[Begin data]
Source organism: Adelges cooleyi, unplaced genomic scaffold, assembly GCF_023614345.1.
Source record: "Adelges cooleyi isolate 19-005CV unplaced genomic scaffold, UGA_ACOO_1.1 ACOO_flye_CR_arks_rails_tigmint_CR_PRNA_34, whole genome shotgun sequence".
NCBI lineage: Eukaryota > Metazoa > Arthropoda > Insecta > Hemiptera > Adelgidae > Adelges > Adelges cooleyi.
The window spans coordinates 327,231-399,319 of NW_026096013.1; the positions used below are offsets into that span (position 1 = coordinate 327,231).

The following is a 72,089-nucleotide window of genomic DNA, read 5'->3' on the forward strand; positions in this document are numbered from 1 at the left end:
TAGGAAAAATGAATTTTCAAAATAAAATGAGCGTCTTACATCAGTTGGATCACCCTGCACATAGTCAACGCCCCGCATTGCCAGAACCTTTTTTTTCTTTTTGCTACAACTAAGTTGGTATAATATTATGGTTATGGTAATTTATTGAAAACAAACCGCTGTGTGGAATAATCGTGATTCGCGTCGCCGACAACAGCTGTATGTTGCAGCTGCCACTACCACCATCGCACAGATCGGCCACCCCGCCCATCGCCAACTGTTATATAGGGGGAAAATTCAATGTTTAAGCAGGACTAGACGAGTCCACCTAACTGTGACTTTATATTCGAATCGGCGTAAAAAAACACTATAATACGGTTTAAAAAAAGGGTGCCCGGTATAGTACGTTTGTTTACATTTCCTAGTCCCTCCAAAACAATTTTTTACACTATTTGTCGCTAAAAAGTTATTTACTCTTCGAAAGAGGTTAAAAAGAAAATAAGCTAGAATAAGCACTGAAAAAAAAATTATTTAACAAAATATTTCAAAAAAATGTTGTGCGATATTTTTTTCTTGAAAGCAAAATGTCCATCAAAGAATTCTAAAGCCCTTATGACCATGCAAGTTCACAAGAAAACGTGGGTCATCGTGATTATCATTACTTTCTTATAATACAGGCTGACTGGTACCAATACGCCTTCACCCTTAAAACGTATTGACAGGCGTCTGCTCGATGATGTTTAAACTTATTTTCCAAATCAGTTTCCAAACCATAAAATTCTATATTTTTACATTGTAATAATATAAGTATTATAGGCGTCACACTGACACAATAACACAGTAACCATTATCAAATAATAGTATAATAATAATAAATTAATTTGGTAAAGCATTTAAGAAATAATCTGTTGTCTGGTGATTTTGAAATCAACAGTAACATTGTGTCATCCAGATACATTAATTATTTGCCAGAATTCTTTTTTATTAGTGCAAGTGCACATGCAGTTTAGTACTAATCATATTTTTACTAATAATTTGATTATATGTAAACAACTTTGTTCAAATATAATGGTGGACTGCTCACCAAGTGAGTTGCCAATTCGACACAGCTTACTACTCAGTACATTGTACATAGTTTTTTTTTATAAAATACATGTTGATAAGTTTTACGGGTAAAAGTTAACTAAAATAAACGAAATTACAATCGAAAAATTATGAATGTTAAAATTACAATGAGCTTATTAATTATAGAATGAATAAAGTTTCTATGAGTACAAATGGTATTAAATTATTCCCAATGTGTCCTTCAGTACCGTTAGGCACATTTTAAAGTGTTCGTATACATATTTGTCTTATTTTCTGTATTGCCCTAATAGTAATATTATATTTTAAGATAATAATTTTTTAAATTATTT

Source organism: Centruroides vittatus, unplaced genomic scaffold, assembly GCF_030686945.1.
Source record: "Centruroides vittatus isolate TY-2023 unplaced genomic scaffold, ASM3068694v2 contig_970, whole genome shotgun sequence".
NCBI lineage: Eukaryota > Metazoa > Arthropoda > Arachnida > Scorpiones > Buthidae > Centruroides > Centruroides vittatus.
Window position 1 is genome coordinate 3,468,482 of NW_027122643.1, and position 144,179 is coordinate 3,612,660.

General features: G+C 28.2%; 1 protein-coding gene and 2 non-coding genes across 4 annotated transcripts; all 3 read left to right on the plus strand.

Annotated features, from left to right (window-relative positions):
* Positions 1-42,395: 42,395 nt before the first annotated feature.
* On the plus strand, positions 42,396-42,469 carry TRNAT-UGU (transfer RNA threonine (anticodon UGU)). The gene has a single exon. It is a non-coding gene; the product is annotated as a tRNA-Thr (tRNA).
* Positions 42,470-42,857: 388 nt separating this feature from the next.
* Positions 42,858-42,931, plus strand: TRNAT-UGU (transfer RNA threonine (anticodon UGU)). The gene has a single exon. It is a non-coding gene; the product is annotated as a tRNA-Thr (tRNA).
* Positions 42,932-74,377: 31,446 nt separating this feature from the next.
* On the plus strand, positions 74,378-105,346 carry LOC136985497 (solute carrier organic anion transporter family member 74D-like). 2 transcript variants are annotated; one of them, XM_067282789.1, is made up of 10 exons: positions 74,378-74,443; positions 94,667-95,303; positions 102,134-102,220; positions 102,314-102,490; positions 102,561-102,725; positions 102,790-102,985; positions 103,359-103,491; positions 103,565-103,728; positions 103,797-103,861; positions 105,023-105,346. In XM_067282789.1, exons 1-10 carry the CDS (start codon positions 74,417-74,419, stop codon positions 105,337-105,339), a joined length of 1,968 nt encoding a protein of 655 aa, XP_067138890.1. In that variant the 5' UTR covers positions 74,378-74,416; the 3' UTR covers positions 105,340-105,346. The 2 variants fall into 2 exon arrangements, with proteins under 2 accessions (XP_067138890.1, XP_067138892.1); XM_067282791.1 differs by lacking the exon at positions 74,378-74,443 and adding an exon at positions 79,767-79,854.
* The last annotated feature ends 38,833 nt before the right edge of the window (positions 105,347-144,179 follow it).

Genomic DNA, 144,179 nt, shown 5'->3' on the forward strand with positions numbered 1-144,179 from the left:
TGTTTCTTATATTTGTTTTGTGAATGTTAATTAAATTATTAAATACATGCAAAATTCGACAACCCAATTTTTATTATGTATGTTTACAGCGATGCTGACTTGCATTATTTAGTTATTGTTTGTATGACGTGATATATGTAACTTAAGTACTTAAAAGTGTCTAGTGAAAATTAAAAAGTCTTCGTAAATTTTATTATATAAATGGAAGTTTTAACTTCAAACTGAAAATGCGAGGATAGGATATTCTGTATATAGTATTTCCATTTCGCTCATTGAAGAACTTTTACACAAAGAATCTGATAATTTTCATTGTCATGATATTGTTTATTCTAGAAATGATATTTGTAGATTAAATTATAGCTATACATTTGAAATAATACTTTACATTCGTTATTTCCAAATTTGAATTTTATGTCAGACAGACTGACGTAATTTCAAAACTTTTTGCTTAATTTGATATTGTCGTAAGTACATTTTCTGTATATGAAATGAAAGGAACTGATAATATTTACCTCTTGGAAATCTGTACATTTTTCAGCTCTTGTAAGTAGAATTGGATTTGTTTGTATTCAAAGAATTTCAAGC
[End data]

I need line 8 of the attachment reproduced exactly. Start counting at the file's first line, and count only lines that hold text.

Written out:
Source record: "Centruroides vittatus isolate TY-2023 unplaced genomic scaffold, ASM3068694v2 contig_970, whole genome shotgun sequence".